Observation and participation are two different things.
With the emergence of television in late 50’s people were mesmerized with this new technology which allowed them to observe things that had been unreachable so far in their lifetimes. Observing is what we have done for the last fifty years.
At last, a new era has arrived, the era of participation.
Among other advances, many institutions have opened their doors to active participation by people not physically present in the same room, town, country or even the same continent. Many of these meetings were previously far beyond the reach of a wide global audience. Having the opportunity to express their concerns and opinions puts people in a position to participate on a new level. It gives the word ‘multistakeholder’ this same new level of meaning.
Who can bridge the gap between major venues for decision making and the individuals (and group) trying to make their voices heard, better than Geneva, the place where many international organizations and standardization bodies have their headquarters. That’s why Geneva Internet Platform organized a two-day conference titled Geneva Engage.
The conference tackled some of the most important questions for online (remote) participation: how can we widen global participation? How can we deepen this participation? And how can we implement remote participation well?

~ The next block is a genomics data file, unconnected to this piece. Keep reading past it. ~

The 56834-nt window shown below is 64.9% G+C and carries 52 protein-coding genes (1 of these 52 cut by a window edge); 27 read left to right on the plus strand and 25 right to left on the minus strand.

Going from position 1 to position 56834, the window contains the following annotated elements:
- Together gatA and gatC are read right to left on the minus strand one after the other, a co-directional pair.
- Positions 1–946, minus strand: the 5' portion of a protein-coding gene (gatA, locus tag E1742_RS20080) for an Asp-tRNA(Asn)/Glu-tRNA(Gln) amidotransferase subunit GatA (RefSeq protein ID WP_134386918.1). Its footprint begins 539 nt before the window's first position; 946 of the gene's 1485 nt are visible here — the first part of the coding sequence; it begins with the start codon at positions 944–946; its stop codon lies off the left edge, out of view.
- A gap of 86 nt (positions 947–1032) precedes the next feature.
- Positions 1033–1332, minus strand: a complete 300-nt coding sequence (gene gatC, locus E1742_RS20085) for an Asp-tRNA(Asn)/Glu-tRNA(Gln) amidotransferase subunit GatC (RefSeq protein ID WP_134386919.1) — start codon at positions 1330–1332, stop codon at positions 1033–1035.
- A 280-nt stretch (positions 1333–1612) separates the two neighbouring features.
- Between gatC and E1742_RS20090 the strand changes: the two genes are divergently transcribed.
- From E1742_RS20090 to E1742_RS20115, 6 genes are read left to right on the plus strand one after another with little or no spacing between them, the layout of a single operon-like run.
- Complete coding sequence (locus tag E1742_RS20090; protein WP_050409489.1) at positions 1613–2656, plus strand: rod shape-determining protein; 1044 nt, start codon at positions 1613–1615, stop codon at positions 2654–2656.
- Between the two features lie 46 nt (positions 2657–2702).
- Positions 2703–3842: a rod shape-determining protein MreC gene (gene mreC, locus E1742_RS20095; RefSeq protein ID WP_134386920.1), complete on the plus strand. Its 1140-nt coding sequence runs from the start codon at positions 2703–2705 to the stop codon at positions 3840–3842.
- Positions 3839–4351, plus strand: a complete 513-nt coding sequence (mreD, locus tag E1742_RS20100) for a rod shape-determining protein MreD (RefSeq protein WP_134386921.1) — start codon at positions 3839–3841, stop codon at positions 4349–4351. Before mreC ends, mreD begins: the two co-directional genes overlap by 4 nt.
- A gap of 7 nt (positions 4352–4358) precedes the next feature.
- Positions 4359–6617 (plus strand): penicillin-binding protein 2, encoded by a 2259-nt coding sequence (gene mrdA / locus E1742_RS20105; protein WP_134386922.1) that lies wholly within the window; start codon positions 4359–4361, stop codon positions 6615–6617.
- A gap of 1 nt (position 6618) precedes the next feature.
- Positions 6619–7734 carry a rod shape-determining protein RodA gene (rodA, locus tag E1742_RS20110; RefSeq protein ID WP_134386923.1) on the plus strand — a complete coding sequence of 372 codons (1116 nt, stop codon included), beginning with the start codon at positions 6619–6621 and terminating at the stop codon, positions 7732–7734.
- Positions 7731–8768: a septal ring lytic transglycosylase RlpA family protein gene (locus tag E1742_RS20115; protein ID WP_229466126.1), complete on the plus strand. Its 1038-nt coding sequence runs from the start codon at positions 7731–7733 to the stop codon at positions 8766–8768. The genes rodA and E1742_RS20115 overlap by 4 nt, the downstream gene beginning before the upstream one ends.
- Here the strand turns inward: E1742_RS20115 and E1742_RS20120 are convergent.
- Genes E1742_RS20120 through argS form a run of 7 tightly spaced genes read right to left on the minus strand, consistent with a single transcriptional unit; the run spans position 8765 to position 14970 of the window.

After a warm welcome from the Republic and State of Geneva:
the keynote address was given by the Director General of the United Nations Office at Geneva (UNOG), delivered by Mr. Salman Bal, Senior Political Coordination Adviser, Office of the Director-General (UNOG):
In several points, the UNOG director general pledged UNOG’s strong support for the further development and implementation of remote participation principles and solutions throughout international Geneva. (You can read the statement here).
The Geneva Engage conference presented the Geneva Engage Award:
to the most effective users of social media among Geneva missions, international organizations and NGOs. Twitter was the main outreach category for this award. We heard some excellent tips and tricks from this year’s winners: the World Meteorological Organisation, the World Wildlife Fund and the Mission of France to the UN in Geneva:
Geneva Engage explored how and why some of us are so good at connecting and/or establishing channels of communication for online participants. This is not an easy task, and learning from the best is the fastest way to reach that point. We asked Mr. Richard Boly (Former Director of the US Office of eDiplomacy) and Mr. Stefano Baldi (Training Director of the Ministry of Foreign Affairs of Italy) to give us some of their tips and tricks. While Mr Boly addressed the development of US State Department channels of participation:
Mr Baldi talked moreabout the sensitivity of messages sent, and the importance of listening (hearing) the message:
During our search for the answer to how we can implement remote participation well, we asked some of the pioneers in the field of remote participation how they tackle technical, organizational, and design issues for blended in situ/online events. We heard speakers from the Internet Corporation for Assigned Names and Numbers (ICANN) (Nigel Hickson, Vice President, Global Stakeholder Engagement):
the Internet Society (ISOC) (Todd Tolbert, Senior Director of Information Technology):
the International Telecommunication Union (ITU) (Edmund Tam, Conference Technology Support Division):
and the Internet Governance Forum (IGF) (Luis Bobo, Associate Information Systems Offices, IGF Secretariat):